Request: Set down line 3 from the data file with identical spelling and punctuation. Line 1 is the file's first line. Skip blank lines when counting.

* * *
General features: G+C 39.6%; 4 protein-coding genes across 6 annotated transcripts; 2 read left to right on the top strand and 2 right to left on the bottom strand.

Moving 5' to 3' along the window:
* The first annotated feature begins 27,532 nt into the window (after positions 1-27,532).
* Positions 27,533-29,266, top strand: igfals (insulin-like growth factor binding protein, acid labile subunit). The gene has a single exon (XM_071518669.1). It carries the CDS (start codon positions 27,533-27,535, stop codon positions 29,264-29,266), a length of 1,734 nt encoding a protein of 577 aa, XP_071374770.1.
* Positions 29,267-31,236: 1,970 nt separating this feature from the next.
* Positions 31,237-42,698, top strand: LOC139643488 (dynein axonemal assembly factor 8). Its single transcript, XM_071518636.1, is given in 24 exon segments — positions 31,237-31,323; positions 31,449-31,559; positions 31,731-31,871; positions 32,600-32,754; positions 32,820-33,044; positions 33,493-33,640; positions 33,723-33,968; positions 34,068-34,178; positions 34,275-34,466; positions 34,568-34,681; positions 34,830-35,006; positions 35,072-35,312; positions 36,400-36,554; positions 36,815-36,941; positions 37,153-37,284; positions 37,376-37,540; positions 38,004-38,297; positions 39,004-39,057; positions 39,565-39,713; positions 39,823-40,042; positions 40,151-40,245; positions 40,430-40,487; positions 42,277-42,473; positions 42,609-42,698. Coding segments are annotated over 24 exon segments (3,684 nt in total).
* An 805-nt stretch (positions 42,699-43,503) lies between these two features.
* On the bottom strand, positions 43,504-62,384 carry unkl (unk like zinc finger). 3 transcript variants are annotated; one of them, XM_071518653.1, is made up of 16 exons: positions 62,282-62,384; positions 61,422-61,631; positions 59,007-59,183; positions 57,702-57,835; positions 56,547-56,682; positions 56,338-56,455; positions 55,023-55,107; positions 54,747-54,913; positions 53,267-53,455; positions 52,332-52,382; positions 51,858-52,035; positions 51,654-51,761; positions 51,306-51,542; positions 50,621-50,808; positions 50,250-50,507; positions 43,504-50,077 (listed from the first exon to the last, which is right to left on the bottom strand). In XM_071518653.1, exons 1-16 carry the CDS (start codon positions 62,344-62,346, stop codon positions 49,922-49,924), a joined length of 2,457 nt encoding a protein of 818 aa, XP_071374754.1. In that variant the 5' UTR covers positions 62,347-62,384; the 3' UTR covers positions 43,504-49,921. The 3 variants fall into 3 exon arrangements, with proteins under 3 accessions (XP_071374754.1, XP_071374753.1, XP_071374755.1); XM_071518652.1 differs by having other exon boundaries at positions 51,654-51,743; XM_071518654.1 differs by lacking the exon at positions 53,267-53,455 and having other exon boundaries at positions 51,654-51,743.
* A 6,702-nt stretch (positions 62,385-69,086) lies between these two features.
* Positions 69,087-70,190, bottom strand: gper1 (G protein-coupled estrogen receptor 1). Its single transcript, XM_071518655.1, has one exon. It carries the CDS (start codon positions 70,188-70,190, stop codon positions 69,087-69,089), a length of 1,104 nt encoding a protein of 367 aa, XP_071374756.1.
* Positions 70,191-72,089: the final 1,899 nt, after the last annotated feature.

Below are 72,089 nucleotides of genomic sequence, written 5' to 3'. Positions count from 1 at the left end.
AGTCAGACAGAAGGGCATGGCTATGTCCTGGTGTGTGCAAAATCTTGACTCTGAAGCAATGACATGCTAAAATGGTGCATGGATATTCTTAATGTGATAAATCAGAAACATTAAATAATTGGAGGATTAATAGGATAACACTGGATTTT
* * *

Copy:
* The first annotated feature begins 27,532 nt into the window (after positions 1-27,532).